The Devil Aspect cleverly combines horror, murder mystery and historical fiction to create a read that is both fascinating and disturbing.
A terrifying novel set in Czechoslovakia in 1935, in which a brilliant young psychiatrist takes his new post at an asylum for the criminally insane that houses only six inmates–the country’s most depraved murderers–while, in Prague, a detective struggles to understand a brutal serial killer who has spread fear through the city, and who may have ties to the asylum
In 1935, Viktor Kosrek, a psychiatrist newly trained by Carl Jung, arrives at the infamous Hrad Orlu Asylum for the Criminally Insane. The state-of-the-art facility is located in a medieval mountaintop castle outside of Prague, though the site is infamous for concealing dark secrets going back many generations. The asylum houses the country’s six most treacherous killers – known to the staff as The Woodcutter, The Clown, The Glass Collector, The Vegetarian, The Sciomancer, and The Demon – and Viktor hopes to use a new medical technique to prove that these patients share a common archetype of evil, a phenomenon known as The Devil Aspect. As he begins to learn the stunning secrets of these patients, five men and one woman, Viktor must face the disturbing possibility that these six may share another dark truth.
Meanwhile, in Prague, fear grips the city as a phantom serial killer emerges in the dark alleys. Police investigator Lukas Smolak, desperate to locate the culprit (dubbed Leather Apron in the newspapers), realizes that the killer is imitating the most notorious serial killer from a century earlier–London’s Jack the Ripper. Smolak turns to the doctors at Hrad Orlu for their expertise with the psychotic criminal mind, though he worries that Leather Apron might have some connection to the six inmates in the asylum.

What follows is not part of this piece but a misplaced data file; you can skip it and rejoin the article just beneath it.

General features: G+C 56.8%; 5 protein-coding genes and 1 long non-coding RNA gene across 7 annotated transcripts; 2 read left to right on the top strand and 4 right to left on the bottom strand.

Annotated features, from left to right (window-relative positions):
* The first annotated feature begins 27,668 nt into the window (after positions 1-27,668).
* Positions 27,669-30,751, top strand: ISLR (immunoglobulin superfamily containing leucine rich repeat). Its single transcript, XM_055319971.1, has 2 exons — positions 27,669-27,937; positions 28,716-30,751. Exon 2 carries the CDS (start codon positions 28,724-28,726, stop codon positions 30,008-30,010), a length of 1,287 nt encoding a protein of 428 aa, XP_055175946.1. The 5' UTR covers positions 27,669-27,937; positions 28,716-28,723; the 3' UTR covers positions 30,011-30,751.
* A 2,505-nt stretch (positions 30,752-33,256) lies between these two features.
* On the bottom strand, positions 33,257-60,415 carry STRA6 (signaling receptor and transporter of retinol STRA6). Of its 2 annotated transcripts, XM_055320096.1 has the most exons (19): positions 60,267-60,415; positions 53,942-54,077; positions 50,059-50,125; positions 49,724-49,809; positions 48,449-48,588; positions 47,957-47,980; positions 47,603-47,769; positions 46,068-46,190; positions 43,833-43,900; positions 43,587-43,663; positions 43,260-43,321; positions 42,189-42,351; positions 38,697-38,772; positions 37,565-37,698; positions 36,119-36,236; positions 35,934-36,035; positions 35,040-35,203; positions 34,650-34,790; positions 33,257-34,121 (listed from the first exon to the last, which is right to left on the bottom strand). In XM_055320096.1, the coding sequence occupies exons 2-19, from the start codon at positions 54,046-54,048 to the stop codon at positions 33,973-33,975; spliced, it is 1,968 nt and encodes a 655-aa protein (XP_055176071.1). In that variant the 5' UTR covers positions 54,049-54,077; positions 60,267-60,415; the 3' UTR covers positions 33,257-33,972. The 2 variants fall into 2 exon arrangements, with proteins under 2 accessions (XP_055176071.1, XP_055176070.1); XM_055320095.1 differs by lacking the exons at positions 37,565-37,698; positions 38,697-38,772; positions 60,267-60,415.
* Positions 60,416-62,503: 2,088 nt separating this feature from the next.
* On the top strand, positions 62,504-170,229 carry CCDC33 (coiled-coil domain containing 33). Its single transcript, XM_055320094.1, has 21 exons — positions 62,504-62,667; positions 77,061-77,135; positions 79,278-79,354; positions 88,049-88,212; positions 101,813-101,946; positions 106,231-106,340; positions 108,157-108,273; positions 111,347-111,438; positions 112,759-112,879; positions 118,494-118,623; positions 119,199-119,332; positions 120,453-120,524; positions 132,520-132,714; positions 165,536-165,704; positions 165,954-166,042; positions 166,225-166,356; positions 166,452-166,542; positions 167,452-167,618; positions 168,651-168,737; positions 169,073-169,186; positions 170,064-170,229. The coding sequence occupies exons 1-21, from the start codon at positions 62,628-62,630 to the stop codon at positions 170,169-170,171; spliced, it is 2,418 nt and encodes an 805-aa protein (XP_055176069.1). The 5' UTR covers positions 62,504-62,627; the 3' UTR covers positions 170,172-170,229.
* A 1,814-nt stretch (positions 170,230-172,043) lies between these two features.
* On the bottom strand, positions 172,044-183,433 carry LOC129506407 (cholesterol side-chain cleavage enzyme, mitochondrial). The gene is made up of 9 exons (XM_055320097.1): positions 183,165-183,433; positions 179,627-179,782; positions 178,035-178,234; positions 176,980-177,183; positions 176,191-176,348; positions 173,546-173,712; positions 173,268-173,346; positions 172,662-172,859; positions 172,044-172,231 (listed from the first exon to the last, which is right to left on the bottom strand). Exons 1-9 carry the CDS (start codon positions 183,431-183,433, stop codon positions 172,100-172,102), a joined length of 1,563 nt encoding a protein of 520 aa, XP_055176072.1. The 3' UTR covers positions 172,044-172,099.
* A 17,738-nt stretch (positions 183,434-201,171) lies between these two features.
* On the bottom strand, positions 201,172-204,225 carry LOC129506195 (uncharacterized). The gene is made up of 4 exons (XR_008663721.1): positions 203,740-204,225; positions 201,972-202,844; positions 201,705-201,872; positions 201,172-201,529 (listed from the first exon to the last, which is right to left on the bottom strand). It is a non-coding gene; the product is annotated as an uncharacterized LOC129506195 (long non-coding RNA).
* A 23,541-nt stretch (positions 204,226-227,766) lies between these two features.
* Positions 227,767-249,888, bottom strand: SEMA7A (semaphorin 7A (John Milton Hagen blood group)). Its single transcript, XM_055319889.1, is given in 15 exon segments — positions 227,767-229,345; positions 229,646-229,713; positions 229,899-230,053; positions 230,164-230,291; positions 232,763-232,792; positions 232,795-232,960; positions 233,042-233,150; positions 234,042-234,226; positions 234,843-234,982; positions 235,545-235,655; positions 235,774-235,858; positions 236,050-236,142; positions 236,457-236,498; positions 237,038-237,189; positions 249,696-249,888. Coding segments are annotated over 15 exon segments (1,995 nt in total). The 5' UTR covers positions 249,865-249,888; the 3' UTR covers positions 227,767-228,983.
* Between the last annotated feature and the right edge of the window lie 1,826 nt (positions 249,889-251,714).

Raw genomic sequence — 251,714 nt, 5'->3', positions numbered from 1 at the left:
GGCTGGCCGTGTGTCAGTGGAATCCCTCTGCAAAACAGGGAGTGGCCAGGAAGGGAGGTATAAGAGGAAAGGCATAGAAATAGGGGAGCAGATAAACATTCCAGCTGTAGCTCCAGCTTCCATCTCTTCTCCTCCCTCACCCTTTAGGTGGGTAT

Steeped in the folklore of Eastern Europe, and set in the shadow of Nazi darkness erupting just beyond the Czech border, this stylishly written, tightly coiled, richly imagined novel is propulsively entertaining, and impossible to put down.
Set in Czechoslovakia in 1935 the Devil’s Aspect cleverly combines a gruesome murder mystery with psychological theory while delving in detail into a history and a place I knew very little about. It asks the question of what is it that drives someone to do evil things. Does everyone have the potential for both good or evil or is there some kind of external force that can drive someone to commit the most horrific of crimes?
It truly is a fascinating read as in addition to exploring the various psychological theories I feel like I also discovered so much about Eastern Europe in the period just before the second world war. I have to confess my knowledge of this time (and place) is almost non existent but through this story it seemed like the author truly brought it to life. Capturing the melting pot of different cultures, ethnicities and religions as well as the ever present threat of the Nazi’s and the knowledge of what’s to come. It makes for a truly ominous setting.
Add to that an asylum set in a castle that would give Dracula’s a run for its money in terms of its history and the superstitions surrounding it and a killer who seems to imitating Jack the Ripper and you have a dark, disturbing and often grotesque read with a gothic feel to it.